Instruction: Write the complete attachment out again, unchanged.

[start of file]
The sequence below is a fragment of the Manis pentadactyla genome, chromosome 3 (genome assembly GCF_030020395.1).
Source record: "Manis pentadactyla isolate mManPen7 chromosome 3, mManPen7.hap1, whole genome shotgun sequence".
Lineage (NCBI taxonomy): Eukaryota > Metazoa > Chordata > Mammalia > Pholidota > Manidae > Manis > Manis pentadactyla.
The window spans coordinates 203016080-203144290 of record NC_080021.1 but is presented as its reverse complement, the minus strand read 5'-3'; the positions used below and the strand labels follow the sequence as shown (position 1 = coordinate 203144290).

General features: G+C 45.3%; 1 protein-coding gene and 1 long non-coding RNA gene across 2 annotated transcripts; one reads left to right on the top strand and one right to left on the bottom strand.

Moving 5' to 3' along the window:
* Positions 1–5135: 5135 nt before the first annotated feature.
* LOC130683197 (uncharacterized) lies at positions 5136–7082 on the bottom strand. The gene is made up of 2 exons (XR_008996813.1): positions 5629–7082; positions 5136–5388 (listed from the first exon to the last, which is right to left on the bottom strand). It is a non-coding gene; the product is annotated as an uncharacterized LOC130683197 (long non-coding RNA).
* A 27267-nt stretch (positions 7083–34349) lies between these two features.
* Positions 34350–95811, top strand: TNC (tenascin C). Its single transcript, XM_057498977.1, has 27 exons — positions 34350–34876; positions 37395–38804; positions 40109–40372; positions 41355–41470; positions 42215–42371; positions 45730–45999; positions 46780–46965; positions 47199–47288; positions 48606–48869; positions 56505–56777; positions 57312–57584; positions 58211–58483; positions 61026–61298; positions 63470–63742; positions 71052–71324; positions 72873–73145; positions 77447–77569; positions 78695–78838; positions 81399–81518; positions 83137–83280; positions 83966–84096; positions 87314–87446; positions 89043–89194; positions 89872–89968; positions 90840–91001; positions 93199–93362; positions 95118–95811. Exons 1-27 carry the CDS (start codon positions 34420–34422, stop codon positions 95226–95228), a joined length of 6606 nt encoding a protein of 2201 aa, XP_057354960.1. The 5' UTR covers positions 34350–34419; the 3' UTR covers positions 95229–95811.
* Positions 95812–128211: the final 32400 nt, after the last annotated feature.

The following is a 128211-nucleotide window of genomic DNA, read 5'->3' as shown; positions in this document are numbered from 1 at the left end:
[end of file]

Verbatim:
The sequence below is a fragment of the Manis pentadactyla genome, chromosome 3 (genome assembly GCF_030020395.1).
Source record: "Manis pentadactyla isolate mManPen7 chromosome 3, mManPen7.hap1, whole genome shotgun sequence".
Lineage (NCBI taxonomy): Eukaryota > Metazoa > Chordata > Mammalia > Pholidota > Manidae > Manis > Manis pentadactyla.
The window spans coordinates 203016080-203144290 of record NC_080021.1 but is presented as its reverse complement, the minus strand read 5'-3'; the positions used below and the strand labels follow the sequence as shown (position 1 = coordinate 203144290).

General features: G+C 45.3%; 1 protein-coding gene and 1 long non-coding RNA gene across 2 annotated transcripts; one reads left to right on the top strand and one right to left on the bottom strand.

Moving 5' to 3' along the window:
* Positions 1–5135: 5135 nt before the first annotated feature.
* LOC130683197 (uncharacterized) lies at positions 5136–7082 on the bottom strand. The gene is made up of 2 exons (XR_008996813.1): positions 5629–7082; positions 5136–5388 (listed from the first exon to the last, which is right to left on the bottom strand). It is a non-coding gene; the product is annotated as an uncharacterized LOC130683197 (long non-coding RNA).
* A 27267-nt stretch (positions 7083–34349) lies between these two features.
* Positions 34350–95811, top strand: TNC (tenascin C). Its single transcript, XM_057498977.1, has 27 exons — positions 34350–34876; positions 37395–38804; positions 40109–40372; positions 41355–41470; positions 42215–42371; positions 45730–45999; positions 46780–46965; positions 47199–47288; positions 48606–48869; positions 56505–56777; positions 57312–57584; positions 58211–58483; positions 61026–61298; positions 63470–63742; positions 71052–71324; positions 72873–73145; positions 77447–77569; positions 78695–78838; positions 81399–81518; positions 83137–83280; positions 83966–84096; positions 87314–87446; positions 89043–89194; positions 89872–89968; positions 90840–91001; positions 93199–93362; positions 95118–95811. Exons 1-27 carry the CDS (start codon positions 34420–34422, stop codon positions 95226–95228), a joined length of 6606 nt encoding a protein of 2201 aa, XP_057354960.1. The 5' UTR covers positions 34350–34419; the 3' UTR covers positions 95229–95811.
* Positions 95812–128211: the final 32400 nt, after the last annotated feature.

The following is a 128211-nucleotide window of genomic DNA, read 5'->3' as shown; positions in this document are numbered from 1 at the left end: